Semiconductor Research Corporation and Intel Foundation Partner to Prepare Future Innovators with Use-Inspired Research Program

Tue Sep 15, 2009 8:00am EDT

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Program Seeks Additional Partners to Produce Next Generation of Scientists,
Engineers
RESEARCH TRIANGLE PARK, N.C.--(Business Wire)--
Semiconductor Research Corporation (SRC), the world`s leading university
research consortium for semiconductors and related technologies, and Intel
Foundation are partnering on an innovative program that provides science and
engineering undergraduates with valuable, hands-on research experience and
mentoring. 

The Undergraduate Research Opportunities (URO) program, designed to stimulate
and assist the next generation of technology leaders, supports hundreds of
students each year at 14 university campuses nationwide. The SRC and Intel
Foundation are seeking additional partners to expand the program over the coming
year. 

The URO program supports qualified undergraduates interested in physical science
and engineering disciplines in advanced research projects, workshops and other
resources that encourage and enable them to continue their education beyond a
four-year degree. 

"Generating world-class talent in the science and engineering fields is more
vital than ever to a nation`s competitiveness," said Larry Sumney, SRC President
and CEO. "The SRC URO program builds on methodologies that have a proven ability
to attract and retain students and encourage them to pursue advanced degrees." 

"Through use-inspired research and industry connections, the SRC URO program
helps promote undergraduate students into meaningful, productive careers as
innovators and technology leaders," Sumney added. "Challenges to U.S.
competitiveness are causing concern everywhere from Congress and the White House
to company HR managers across the country. SRC is pleased to be part of the
solution." 

SRC URO Graduate: The Program Led to Career in Research

Without his experience in the SRC URO program, Dana Wheeler doubts he would have
embarked on a career in semiconductor research. Wheeler, a post-doctoral
researcher at the Midwest Institute for Nanoelectronics Discovery (MIND) at the
University of Notre Dame, was part of the SRC URO program following his
sophomore year at Notre Dame. He researched silicon tunnel diodes formed using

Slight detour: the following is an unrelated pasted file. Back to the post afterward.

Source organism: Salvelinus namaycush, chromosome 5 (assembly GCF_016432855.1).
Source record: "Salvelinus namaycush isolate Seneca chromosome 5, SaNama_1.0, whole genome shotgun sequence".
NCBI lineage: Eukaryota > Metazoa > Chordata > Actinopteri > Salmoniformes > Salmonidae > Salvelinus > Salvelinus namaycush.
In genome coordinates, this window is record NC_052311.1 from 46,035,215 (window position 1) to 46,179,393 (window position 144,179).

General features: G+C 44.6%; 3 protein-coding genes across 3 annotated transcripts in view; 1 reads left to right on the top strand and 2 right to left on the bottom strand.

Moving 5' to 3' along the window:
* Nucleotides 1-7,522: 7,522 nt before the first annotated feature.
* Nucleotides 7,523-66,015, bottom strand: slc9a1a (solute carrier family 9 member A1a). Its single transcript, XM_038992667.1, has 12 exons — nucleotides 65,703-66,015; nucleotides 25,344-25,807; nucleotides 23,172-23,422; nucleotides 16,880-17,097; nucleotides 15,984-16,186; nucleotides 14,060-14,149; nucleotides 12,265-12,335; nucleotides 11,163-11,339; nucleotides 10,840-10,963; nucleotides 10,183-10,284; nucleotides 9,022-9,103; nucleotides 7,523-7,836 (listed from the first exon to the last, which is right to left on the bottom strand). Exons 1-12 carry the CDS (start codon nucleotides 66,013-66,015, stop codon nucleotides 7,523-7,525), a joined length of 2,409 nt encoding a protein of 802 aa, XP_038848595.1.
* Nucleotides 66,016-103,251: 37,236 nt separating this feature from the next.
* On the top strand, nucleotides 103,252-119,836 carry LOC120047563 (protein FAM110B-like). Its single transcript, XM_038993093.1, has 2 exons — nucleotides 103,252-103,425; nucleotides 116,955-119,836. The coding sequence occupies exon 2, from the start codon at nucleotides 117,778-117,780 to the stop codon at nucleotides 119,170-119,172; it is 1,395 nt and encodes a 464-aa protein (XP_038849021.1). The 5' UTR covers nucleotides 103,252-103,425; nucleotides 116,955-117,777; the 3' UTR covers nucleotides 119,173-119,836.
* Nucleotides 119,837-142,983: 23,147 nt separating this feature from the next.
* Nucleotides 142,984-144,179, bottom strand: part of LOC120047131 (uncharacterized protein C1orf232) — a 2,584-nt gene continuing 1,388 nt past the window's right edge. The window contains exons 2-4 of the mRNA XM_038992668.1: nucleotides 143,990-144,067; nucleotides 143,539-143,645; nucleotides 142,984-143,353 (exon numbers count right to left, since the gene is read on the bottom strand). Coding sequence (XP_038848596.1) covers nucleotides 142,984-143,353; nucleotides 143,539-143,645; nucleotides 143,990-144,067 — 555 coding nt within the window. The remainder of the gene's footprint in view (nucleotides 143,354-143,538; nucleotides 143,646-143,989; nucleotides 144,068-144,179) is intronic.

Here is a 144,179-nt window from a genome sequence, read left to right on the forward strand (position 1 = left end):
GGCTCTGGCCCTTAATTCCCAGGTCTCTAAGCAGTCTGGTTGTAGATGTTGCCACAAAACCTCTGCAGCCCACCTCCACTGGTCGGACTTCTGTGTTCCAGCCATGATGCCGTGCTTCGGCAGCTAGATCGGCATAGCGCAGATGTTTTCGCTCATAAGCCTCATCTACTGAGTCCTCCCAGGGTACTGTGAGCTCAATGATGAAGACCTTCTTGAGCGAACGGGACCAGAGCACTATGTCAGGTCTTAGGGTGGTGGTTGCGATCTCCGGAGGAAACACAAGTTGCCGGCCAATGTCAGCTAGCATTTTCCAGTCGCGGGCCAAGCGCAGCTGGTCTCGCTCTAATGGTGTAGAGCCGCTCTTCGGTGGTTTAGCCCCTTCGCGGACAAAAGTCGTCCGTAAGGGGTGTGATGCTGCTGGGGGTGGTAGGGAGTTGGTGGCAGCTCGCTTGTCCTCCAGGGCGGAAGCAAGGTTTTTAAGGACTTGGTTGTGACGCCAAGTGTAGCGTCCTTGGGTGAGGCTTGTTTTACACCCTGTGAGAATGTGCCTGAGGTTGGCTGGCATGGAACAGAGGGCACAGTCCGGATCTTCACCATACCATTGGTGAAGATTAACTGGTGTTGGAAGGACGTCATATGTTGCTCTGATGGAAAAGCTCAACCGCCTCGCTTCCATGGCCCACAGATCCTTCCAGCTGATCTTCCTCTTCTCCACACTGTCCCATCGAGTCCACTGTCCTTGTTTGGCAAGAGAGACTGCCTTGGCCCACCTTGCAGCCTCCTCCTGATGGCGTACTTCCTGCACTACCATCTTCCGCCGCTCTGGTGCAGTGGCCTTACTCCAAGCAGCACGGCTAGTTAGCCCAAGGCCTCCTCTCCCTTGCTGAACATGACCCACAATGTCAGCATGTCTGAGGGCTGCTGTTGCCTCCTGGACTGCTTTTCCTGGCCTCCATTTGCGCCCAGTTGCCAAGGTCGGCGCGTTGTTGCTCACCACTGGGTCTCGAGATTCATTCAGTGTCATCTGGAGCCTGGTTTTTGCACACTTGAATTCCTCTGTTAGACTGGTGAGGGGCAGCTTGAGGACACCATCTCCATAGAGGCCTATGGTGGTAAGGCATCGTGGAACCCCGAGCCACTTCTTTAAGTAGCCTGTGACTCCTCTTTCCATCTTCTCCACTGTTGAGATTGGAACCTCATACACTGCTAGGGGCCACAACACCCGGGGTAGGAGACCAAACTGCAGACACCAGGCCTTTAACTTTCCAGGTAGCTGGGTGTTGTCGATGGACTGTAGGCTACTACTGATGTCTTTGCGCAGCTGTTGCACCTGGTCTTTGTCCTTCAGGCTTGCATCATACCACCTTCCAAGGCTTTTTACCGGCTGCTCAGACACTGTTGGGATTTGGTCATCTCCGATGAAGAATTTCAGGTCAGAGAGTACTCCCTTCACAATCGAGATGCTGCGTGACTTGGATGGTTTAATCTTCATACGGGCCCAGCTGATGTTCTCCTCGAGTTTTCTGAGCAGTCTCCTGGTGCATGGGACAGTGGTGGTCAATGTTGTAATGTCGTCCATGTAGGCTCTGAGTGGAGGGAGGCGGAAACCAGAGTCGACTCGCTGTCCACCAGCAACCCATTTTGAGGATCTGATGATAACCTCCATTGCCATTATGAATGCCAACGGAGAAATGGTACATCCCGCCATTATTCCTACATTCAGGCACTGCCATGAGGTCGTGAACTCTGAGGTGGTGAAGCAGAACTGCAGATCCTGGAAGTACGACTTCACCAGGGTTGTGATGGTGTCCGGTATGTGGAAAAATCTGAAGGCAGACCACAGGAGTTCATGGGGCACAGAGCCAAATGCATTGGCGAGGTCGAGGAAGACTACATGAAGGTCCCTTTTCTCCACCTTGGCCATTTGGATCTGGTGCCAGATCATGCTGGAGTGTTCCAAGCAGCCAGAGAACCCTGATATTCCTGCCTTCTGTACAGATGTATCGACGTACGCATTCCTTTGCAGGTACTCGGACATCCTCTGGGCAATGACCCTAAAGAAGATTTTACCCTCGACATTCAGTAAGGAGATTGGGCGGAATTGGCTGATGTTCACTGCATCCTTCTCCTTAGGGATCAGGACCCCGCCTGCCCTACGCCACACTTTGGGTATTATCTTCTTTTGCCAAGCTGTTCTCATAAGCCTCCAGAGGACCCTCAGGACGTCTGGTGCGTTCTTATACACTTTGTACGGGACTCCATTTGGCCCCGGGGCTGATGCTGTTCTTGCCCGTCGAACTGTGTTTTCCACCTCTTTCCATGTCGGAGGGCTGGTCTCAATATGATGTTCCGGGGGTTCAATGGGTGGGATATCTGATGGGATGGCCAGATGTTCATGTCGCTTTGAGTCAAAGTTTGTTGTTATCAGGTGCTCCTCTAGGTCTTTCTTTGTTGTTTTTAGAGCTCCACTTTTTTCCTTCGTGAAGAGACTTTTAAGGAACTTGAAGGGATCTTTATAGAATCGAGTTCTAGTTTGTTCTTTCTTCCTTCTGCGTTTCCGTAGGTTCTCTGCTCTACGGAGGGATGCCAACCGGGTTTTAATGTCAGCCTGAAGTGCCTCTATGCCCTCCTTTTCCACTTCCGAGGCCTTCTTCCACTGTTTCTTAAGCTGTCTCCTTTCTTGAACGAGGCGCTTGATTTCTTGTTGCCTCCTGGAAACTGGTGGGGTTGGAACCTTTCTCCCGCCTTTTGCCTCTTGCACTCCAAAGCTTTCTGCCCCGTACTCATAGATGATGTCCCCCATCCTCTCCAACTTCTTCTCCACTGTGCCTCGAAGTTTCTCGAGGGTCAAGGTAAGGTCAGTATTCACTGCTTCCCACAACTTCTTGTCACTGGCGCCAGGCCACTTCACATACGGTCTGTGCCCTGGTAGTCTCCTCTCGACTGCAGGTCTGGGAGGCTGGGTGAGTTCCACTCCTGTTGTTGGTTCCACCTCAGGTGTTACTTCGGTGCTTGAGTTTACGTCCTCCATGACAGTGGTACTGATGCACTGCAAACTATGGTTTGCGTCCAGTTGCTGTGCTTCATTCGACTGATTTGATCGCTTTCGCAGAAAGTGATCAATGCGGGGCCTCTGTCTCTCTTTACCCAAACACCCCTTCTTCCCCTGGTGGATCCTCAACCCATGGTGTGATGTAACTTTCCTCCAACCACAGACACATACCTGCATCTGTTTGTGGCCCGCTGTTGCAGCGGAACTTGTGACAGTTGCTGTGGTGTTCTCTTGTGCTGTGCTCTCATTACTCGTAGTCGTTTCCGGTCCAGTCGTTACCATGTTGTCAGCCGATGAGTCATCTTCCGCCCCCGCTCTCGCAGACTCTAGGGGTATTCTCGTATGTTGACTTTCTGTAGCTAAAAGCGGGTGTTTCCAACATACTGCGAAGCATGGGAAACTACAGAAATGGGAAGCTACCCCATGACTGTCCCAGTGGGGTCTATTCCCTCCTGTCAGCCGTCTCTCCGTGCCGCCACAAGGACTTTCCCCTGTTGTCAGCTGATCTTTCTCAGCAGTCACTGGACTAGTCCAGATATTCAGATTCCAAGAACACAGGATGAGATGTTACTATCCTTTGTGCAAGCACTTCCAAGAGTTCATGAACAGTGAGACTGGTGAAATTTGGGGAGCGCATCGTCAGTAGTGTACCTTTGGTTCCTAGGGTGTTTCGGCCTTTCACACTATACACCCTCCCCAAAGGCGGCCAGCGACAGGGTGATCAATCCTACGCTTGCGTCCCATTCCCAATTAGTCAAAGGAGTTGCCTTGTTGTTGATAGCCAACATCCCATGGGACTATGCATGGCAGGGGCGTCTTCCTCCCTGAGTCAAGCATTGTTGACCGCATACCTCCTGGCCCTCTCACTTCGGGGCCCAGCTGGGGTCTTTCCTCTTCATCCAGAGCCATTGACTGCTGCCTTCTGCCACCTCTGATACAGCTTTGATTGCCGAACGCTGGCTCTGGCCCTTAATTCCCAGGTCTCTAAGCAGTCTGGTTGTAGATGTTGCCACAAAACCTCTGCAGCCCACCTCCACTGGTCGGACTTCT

rapid thermal diffusion and was involved in both the fabrication and
characterization of the devices, gaining exposure to a variety of processing
tools and measurement instruments. 

"Before hearing about the program, it would have never occurred to me that I
could do research as an undergraduate," said Wheeler. "Participating in
undergraduate research made me realize that graduate school and research in the
semiconductor field was the path I should take." 

Wheeler praises the SRC URO program for its ability to acquaint students with
semiconductor research early in their academic careers. 

"The phrase `semiconductor research` can be very intimidating to 19- or
20-year-old students with only a few semesters of engineering classes under
their belts," Wheeler said. "The SRC undergraduate program allows students to
dive right into research and helps them realize that they can make a meaningful
contribution to cutting-edge research in the semiconductor industry." 

A History of Fueling Successful Research

The URO program originally consisted of two distinct tracks, one managed and
funded by the Intel Foundation and the other operated by SRC. Today, the program
is managed by SRC`s Education Alliance, with generous support from the Intel
Foundation. The program has awarded research fellowships to more than 1,000
students and met its key goals of improving student retention, encouraging
advanced education and increasing diversity. More than 95 percent of
participants stayed in science or engineering, nearly 60 percent of graduates
from the program continued to graduate school in science or engineering and 62
percent of program participants were women and/or under-represented minorities.
SRC plans to develop a wider base of corporate support, allowing the program to
reach many more students. 

Universities currently involved in the program include Carnegie Mellon
University, Cornell University, Georgia Institute of Technology, Howard
University, North Carolina A&T, Oregon State University, Portland State
University, Purdue University, University of California at Berkeley, University
of California at Los Angeles, University of Michigan, University of Texas at
Austin, University of Washington and University of Illinois at Urbana-Champaign.


The SRC URO complements SRC`s existing outstanding advanced degree student
programs, which have helped to educate more than 7,500 students since 1982 and
annually supports 1,500 students at more than 100 universities. In addition to
working on research projects that address the needs of SRC member companies,
students have meaningful interactions with industry scientists and engineers, as
well as with researchers from a broad academic community. 

For information about all of SRC`s student programs go to www.src.org and click
on "Students."

About SRC

Celebrating 27 years of collaborative research for the semiconductor industry,
SRC defines industry needs, invests in and manages the research that gives its
members a competitive advantage in the dynamic global marketplace. Awarded the
National Medal of Technology, America`s highest recognition for contributions to
technology, SRC expands the industry knowledge base and attracts premier
students to help innovate and transfer semiconductor technology to the
commercial industry. For more information, visit www.src.org. 



The Francisco Group for SRC
Dan Francisco, 916-293-9030
dan@franciscogrp.com

Copyright Business Wire 2009

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